- August 13, 2018
- Posted by: Josiah Hincks Solicitors
- Category: Legal News, News
It has long been established that those who suffer injury or financial loss as a result of their own illegal acts are not entitled to compensation. The Court of Appeal upheld that principle in ruling that a mentally ill woman who killed her mother was rightly refused damages in respect of the psychiatric and other consequences of her crime.
The woman had at different times been diagnosed as suffering from schizoaffective disorder or paranoid schizophrenia. She fatally stabbed her mother whilst in the grip of a serious psychotic episode. She subsequently admitted manslaughter, on the basis that her responsibility for the killing had been diminished by her mental illness, and was detained indefinitely in a mental hospital.
Solicitors on her behalf sued the NHS trust that bore responsibility for her care prior to the killing on the basis that, had her mental state been adequately assessed, she would have been recalled to hospital and would thus have had no opportunity to kill her mother. Compensation was claimed for, amongst other things, pain, suffering, loss of amenity and loss of liberty. The trust admitted liability, but the woman’s claim was dismissed by a judge on the basis that all her heads of loss arose from her illegal act and were therefore barred by the doctrine of illegality.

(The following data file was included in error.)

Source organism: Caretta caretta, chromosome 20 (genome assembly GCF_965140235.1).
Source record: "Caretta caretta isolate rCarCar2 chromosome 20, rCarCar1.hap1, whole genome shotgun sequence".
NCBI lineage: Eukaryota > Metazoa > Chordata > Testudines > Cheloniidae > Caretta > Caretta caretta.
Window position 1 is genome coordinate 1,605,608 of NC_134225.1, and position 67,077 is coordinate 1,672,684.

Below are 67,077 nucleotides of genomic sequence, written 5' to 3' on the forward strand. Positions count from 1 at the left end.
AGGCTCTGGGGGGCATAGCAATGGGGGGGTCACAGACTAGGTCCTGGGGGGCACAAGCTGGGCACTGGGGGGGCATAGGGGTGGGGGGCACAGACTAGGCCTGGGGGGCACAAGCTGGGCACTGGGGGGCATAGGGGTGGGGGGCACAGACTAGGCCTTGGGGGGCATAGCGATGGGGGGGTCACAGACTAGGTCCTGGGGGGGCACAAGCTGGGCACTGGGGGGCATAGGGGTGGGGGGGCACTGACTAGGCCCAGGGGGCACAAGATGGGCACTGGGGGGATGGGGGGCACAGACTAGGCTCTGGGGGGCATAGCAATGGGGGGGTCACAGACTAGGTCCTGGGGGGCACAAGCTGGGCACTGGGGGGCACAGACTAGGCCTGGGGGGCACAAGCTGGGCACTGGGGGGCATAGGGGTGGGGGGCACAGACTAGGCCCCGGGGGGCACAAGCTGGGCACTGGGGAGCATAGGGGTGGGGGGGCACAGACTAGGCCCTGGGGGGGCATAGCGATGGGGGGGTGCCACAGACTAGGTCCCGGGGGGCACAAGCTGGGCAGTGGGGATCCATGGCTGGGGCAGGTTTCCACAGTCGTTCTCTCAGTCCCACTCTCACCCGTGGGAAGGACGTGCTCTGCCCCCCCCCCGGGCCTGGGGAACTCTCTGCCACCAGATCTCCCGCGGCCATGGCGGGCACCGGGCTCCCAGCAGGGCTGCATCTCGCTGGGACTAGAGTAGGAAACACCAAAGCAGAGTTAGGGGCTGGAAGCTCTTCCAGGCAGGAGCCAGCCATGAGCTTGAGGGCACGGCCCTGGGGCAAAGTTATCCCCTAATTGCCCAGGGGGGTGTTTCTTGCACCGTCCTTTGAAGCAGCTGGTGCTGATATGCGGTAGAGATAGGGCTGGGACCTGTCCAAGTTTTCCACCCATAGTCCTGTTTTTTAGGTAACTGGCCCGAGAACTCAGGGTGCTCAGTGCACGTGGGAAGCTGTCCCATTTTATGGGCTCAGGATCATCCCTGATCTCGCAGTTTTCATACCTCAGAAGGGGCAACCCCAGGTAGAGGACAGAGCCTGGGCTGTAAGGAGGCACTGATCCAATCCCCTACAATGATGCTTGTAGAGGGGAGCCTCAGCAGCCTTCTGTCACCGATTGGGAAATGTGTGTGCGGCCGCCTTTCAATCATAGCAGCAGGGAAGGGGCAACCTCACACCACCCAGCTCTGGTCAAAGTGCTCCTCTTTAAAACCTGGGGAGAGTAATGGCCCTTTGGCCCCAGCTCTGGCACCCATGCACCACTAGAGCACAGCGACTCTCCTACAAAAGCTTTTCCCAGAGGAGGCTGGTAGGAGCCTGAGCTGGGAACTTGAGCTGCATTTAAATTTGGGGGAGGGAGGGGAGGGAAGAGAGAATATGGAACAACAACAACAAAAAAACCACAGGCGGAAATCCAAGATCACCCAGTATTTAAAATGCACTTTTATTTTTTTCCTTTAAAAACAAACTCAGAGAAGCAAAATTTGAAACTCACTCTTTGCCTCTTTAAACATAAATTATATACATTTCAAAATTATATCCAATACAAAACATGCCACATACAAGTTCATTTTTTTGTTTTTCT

In dismissing her appeal against that ruling, the Court noted that she was guilty of a serious criminal offence. It could not be said that she had not known the nature and quality of her act, or that what she was doing was wrong, since her mental state had not justified a verdict of not guilty by reason of insanity. The Court declined to look behind the manslaughter conviction and ruled that she was precluded by public policy from seeking to rely on her illegal act to advance her claim. The hospital order had in any event been lawfully imposed and she was thus barred from claiming compensation in respect of her loss of liberty.